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Reuters Health Information: Vaccines do not cause MS, other demyelinating diseases

Vaccines do not cause MS, other demyelinating diseases

Last Updated: 2014-10-20

By Will Boggs MD

NEW YORK (Reuters Health) - Vaccines do not appear to cause multiple sclerosis or other central nervous system (CNS) demyelinating syndromes, but they may accelerate the transition from subclinical to overt disease, according to results from a nested case-control study.

"Our key takeaway message for clinicians is that our anecdotal experiences of first onset of MS symptoms shortly after vaccination do not mean that the vaccination caused the individual to develop MS," Dr. Annette Langer-Gould from Kaiser Permanente, Southern California, Pasadena, California told Reuters Health by email. "Our epidemiological study was able to detect a short term increased risk but only in younger individuals and only for the first 30 days after vaccination."

Some earlier studies have suggested an association between hepatitis B vaccine or human papillomavirus (HPV) vaccine, with an increased risk of multiple sclerosis (MS) or acquired CNS demyelinating syndromes (ADS), but the associations remain controversial.

Dr. Langer-Gould and colleagues used data from the Kaiser Permanente Immunization Tracking System to examine in more detail the association between the first onset of CNS demyelinating syndromes and vaccines.

As reported October 20th online in JAMA Neurology, their study included 780 patients with newly diagnosed MS, clinically isolated syndrome (CIS), or acute disseminated encephalomyelitis (ADEM).

There were no cases of ADS or ADEM within 42 days or one year of any hepatitis B-containing vaccination and no association of new-onset MS or CIS in the one to three years after vaccination with any hepatitis B-containing vaccination.

There was a nonsignificant trend toward an increased risk of MS (but not CIS or ADEM) within the first three months after HPV vaccination.

Similarly, there was no association between any vaccination three years earlier and CNS ADS, although the risk of CNS ADS was increased 30 days after any type of vaccination in individuals under age 50.

"However," the researchers say, "this association disappeared after 30 days, suggesting that, at most, vaccines are redundant enhancers of preexisting autoimmunity."

For individuals over age 50, there was no association between any vaccination and CNS ADS during any time interval.

Among the 11 individuals who developed their first symptoms of MS within 30 days following vaccination, all made a full recovery from their first attack. Moreover, nine of 12 patients with optic neuritis or idiopathic transverse myelitis within 30 days after vaccination had no asymptomatic lesions identified on brain MRI.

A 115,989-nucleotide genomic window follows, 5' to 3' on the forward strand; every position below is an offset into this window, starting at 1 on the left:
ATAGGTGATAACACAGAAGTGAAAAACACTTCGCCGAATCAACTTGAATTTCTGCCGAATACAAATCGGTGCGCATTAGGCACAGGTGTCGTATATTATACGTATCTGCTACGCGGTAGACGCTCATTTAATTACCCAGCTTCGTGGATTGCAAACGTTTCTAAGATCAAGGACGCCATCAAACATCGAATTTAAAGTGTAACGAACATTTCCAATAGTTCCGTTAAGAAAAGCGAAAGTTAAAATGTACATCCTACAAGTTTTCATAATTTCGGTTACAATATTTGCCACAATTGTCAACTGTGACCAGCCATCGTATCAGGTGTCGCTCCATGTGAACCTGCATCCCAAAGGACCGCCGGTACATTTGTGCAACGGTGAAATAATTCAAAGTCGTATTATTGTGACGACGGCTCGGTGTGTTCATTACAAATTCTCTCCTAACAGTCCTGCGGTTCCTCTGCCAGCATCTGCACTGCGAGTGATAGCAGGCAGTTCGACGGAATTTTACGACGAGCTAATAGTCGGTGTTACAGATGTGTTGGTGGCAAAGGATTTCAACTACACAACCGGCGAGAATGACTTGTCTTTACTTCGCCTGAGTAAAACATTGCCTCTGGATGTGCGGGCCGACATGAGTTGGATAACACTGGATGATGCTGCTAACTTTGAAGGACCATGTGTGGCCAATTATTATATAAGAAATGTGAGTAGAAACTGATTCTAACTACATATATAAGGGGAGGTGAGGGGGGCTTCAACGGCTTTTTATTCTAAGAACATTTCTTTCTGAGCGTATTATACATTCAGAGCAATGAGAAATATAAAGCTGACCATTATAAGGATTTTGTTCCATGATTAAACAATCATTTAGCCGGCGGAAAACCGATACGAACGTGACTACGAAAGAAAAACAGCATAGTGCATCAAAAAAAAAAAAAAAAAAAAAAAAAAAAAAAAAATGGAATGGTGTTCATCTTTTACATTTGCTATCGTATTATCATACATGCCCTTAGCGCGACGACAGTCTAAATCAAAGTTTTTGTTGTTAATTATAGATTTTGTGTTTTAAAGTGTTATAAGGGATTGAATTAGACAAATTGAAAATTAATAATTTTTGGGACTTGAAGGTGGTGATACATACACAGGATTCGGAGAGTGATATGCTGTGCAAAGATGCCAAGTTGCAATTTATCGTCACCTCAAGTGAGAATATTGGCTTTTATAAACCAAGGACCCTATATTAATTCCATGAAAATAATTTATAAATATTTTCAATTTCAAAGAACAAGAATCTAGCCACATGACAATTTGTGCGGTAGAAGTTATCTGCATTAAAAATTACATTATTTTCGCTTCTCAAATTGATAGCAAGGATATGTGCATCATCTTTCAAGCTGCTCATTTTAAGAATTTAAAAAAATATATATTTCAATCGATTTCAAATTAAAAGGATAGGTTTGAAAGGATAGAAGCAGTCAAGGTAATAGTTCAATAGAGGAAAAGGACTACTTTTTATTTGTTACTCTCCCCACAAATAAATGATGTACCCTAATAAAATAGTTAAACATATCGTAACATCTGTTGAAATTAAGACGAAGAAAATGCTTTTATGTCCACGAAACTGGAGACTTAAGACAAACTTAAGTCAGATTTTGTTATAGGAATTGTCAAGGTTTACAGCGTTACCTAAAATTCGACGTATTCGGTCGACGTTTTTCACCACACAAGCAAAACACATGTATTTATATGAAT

"We were certainly surprised to detect a temporal relationship in younger individuals two to four weeks after vaccination, although in retrospect it makes sense, as this is what clinicians have been reporting for many years," Dr. Langer-Gould said.

"The short-term increase in risk suggests that vaccines may accelerate the transition from subclinical to overt autoimmunity in patients with existing disease," the researchers say.

"The important thing for these individuals to know is that if they develop neurological symptoms that are continuous and last more than 24 hours, they should seek medical care and request to be evaluated by a neurologist, as multiple sclerosis is often a difficult diagnosis for non-neurologists to make," Dr. Langer-Gould advised.

She added, "Answering the question of vaccine safety and the risk of MS is difficult and requires large numbers of individuals, carefully collected clinical information, and many studies. For newer vaccines like HPV that only recently started to be given to boys, we and other researchers need to continue to gather and share data."

Dr. Jorge Correale from Raul Carrea Institute for Neurological Research, Foundation for the Fight against Infant Neurological Illnesses, Buenos Aires, Argentina has published widely on multiple sclerosis. He told Reuters Health by email, "These data are in agreement with our previous review and meta-analysis conducted in our Center by Dr. Mauricio Farez."

"Years ago a French report communicated that hepatitis B vaccination can induce MS," he noted. "However, no other series reproduced these findings, and today the MS community assumes that this vaccine does not increase the risk of MS. This was also reported in our previous communication."

Dr. Correale added, "We report some few, but serious, cases of exacerbation of MS after vaccination with yellow fever vaccine. Therefore, we do not recommend to use this vaccine in patients with an established diagnosis of MS, and of course, we discussed in depth with the patient risk versus benefits of vaccine if he/she must travel to an endemic area."

SOURCE: http://bit.ly/1wkkT7F

JAMA Neurol 2014.

 
 
 
 
                               
 
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